Galicia Stack Lozano

In honor of Black History Month, we are celebrating Black-owned businesses in San Francisco and featuring these local treasures for our readers to explore.

Rize up, a San Francisco bakery, began baking their delicious loaves in the Spring of 2020. Azikiwee Anderson — owner and head baker — learned to cook at a young age to support his single mother and help feed his siblings.

Azikiwee Anderson, the owner and head baker of San Francisco’s Rize Up Bakery, poses for a portrait. Photo: Kari Vides

“Food became a way to show love and became something I was good at, something I could understand. Making other people happy with the food, became a part of who I was.” Anderson told El Tecolote. Following Anderson’s journey through culinary school, he began work as a “knife for hire,” and shortly, before the pandemic, as a private chef.

COVID-19 made his job as a private chef difficult. He began cooking at home, and when the sourdough craze began, he joined in. Anderson had never seen a Black baker before. Like most, his first few loaves were imperfect, but with practice, the loaves became better, and he began to gift them to neighbors.

After George Floyd was murdered in 2020, Azikiwee was left broken-hearted and disappeared into the kitchen for hours baking bread. By finding solace in bread making, he was able to uplift himself and others.

In deciding on a business name, Azikiwee told El Tecolote his inspiration came from the musical Hamilton and the double meaning of its lyrics. When his first loaf rose properly, the lyrics: “You gotta rise up when you livin’ on your knees. You gotta rise up,” played in the background. Taking the double meaning of rising up like dough and rising up against the injustices of society, Anderson transformed the name into Rize up Bakery.
One of Rize Up Bakery’s most interesting qualities is the bread flavors. These are reflective of Anderson’s personal experiences.

“Being Black is undeniably a part of everything I do. The things I think are important, that inspire me are all shaped by my experience,” Anderson shared.

“When I choose to make gumbo sourdough most people are confused. My family’s Christmas tradition is to eat gumbo. I was born down south and that’s a southern tradition. When I make a gumbo loaf for Christmas, it is inspired by a Black southern experience.”
The Cardi B loaf, one containing cardamom and berries was inspired by his love of hip-hop and Filipino friends inspired Anderson’s Ube-flavored bread.

“I have the opportunity to shine a light on things that I think are beautiful. The bread is influenced by my slant on the world.” By taking his life experiences and transforming them into his inspiration for his food, Anderson has created a truly unique bakery.

Photo: Kari Vides

Anderson believes surrounding one’s self with others that are succeeding is vital. “If you don’t have anyone to help you, you can give up on your dream, but if you surround yourself with other people who know how to do it, and can help you, it can help you believe in yourself,” he said.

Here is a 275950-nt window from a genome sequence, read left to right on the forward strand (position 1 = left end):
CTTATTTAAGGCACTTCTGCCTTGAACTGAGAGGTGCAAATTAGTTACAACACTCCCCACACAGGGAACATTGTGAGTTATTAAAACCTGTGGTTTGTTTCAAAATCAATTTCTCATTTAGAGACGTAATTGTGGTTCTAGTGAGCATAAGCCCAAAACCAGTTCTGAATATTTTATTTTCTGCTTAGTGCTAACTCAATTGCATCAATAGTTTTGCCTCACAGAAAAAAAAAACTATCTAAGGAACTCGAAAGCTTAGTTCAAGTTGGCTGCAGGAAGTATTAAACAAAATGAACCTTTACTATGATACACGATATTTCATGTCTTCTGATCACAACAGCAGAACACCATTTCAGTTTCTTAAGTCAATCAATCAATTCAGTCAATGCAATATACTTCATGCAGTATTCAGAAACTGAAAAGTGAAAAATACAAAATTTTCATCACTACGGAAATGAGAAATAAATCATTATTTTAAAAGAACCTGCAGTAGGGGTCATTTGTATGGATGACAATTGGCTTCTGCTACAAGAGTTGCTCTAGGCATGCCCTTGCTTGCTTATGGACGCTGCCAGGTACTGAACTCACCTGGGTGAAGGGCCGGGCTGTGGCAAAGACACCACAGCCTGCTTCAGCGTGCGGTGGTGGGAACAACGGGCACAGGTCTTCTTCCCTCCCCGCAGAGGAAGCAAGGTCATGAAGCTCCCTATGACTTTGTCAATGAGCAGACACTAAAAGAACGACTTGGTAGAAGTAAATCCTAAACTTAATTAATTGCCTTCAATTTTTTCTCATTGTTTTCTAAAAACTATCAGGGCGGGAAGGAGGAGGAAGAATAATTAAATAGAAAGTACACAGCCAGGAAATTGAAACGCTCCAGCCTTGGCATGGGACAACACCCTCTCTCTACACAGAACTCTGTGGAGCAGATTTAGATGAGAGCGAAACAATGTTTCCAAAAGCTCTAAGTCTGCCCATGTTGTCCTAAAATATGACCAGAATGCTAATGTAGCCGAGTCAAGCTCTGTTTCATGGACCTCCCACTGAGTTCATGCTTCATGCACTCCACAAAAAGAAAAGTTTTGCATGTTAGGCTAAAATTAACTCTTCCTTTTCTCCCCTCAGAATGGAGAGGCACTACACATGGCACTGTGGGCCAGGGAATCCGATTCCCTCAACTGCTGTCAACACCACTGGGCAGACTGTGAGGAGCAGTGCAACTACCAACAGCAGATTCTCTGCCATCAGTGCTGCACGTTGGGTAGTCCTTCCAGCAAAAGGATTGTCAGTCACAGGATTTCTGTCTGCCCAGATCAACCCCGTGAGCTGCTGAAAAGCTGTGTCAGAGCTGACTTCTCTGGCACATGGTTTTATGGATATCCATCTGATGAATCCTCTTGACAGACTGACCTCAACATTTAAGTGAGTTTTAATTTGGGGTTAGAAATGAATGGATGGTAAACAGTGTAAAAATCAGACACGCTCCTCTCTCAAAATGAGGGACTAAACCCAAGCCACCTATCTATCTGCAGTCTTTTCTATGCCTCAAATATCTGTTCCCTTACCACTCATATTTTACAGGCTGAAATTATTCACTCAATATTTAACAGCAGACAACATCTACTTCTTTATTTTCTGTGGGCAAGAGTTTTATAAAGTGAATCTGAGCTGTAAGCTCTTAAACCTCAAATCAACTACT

Currently, one of Rize Up Bakery’s other unique features is its Pay it Forward program which donates loaves to homeless shelters, battered women shelters, and senior centers. Azikiwee will continue giving back to the community.

“I would love to start some sort of nonprofit or accreditation program where I could train bakers of color and teach the people what I’ve learned, maybe with some scholarships. I don’t know many black bakers or bakers of color in general, if I could change that and make it so that there were hundreds of people like me doing really amazing things that would be great.”

Another business to try is El Nuevo Frutilandia, a Puerto Rican/Cuban restaurant in the Mission of San Francisco. First established 60 years ago, the restaurant was purchased by Rafael and Tyrisha Frias and located at 3077 24th St. The shop, originally a batido (smoothie) shop, sold ice cream and fruit shakes. The shakes and cold treats have since been exchanged for mouth-watering tostones (twice-fried plantain slices), maduros (fried sweet plantains) and everything else you could want in a Cuban/Puerto Rican restaurant.

El Nuevo Frutilandia, a Puerto Rican/Cuban restaurant located at 3077 24th Street in San Francisco’s Mission District, was first established 60 years ago. Courtesy: El Nuevo Frutilandia

El Nuevo Frutilandia is the Frias’ first foray into restaurant ownership, but because Rafael ate at the restaurant when he was younger, it’s a special one. Although Tyrisha isn’t Cuban, she became interested in Cuban culture through salsa dancing, and her travels to Cuba. Taught by the previous owner with the help of abuelitas, she was shown the recipes for the food. By employing others to learn the recipes, El Nuevo Frutilandia has continued to operate with authentic home-cooked meals that all Puerto Riqueños and Cubanos could relish.